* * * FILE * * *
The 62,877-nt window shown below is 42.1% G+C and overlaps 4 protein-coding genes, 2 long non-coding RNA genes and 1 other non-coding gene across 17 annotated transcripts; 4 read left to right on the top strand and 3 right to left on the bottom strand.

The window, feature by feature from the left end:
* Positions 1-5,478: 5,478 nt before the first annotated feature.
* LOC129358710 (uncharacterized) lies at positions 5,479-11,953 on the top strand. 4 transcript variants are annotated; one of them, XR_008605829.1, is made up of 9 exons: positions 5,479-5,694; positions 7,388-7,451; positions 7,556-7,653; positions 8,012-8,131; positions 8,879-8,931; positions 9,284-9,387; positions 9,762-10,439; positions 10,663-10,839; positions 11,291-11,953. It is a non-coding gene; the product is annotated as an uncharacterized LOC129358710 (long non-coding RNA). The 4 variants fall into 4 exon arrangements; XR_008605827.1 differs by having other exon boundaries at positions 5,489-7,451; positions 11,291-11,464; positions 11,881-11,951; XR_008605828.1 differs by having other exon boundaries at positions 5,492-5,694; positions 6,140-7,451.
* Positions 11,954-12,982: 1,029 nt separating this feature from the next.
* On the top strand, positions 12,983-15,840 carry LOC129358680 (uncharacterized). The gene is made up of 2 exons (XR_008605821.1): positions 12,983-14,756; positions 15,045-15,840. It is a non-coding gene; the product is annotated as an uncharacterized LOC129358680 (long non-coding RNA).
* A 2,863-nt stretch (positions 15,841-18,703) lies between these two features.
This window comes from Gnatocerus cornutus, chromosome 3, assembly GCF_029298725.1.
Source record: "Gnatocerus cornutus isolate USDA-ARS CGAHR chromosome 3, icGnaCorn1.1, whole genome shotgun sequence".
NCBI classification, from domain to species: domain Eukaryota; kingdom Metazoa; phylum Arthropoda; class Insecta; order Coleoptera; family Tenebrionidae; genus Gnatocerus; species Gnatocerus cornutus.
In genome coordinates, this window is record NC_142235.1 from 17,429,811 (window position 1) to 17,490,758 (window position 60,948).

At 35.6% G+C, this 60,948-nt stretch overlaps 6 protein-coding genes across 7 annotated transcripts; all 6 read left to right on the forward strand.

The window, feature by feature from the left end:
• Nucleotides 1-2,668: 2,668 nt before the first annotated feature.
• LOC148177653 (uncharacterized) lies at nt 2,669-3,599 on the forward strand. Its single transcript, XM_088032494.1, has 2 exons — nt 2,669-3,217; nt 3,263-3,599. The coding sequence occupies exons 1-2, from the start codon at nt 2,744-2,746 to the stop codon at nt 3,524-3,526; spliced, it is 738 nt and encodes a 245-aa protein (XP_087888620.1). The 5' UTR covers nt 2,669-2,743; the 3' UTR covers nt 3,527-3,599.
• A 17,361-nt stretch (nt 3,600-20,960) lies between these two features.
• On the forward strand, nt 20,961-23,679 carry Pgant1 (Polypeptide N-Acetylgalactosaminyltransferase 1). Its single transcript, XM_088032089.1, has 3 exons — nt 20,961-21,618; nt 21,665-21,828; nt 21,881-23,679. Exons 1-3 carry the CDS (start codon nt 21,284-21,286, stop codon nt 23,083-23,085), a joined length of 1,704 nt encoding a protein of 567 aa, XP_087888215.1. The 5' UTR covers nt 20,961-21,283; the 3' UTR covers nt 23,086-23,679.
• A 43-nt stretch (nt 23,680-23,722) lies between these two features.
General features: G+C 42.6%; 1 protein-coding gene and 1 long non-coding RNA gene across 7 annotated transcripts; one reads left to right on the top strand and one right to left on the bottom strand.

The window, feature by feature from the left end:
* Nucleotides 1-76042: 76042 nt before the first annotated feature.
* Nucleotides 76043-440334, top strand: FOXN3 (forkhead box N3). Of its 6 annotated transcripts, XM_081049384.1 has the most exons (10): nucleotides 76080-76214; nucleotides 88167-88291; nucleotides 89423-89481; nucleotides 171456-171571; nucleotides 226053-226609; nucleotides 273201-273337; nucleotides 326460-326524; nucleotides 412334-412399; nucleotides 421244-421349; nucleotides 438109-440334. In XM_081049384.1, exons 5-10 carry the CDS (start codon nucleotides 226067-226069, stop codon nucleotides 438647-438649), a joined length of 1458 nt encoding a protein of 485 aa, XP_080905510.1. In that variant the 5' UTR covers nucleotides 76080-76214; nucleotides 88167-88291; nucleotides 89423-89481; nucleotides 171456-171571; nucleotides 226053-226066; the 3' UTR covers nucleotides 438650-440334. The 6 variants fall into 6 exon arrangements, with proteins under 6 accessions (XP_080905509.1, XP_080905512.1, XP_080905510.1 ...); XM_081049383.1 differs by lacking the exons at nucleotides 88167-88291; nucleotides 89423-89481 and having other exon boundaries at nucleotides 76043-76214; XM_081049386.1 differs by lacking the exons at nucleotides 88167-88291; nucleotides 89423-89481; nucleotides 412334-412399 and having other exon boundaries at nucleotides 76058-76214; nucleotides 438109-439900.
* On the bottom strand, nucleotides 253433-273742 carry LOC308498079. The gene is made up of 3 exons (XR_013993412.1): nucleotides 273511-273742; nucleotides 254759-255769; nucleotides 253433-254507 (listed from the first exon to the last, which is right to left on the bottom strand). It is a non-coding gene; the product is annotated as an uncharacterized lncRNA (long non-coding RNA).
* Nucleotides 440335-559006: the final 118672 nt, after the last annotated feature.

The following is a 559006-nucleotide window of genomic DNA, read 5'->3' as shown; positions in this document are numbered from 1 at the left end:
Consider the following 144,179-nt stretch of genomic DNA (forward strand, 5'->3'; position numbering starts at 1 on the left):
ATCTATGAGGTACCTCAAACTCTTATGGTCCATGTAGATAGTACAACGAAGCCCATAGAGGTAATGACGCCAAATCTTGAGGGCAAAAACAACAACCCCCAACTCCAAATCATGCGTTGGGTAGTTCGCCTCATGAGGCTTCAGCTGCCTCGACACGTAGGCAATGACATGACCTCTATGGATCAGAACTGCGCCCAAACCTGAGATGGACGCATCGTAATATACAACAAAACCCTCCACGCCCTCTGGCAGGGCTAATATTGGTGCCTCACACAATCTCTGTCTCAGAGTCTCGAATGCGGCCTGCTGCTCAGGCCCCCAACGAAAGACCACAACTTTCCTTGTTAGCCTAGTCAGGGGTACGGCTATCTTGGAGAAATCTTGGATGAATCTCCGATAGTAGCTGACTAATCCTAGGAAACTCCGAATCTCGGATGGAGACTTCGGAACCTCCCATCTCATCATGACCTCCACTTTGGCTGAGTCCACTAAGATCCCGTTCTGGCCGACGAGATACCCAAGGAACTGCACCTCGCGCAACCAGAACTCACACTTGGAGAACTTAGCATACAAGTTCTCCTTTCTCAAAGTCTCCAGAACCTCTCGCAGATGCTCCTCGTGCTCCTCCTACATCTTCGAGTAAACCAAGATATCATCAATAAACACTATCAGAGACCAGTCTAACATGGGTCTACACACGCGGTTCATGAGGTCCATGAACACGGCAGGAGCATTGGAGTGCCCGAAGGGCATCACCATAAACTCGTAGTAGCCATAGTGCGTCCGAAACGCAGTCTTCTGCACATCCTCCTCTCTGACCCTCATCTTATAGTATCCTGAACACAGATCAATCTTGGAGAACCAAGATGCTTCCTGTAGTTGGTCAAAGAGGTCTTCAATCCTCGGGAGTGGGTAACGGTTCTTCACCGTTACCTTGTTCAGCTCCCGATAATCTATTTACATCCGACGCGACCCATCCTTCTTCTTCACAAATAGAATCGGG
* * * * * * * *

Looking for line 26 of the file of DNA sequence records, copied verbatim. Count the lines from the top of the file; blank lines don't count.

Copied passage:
Consider the following 144,179-nt stretch of genomic DNA (forward strand, 5'->3'; position numbering starts at 1 on the left):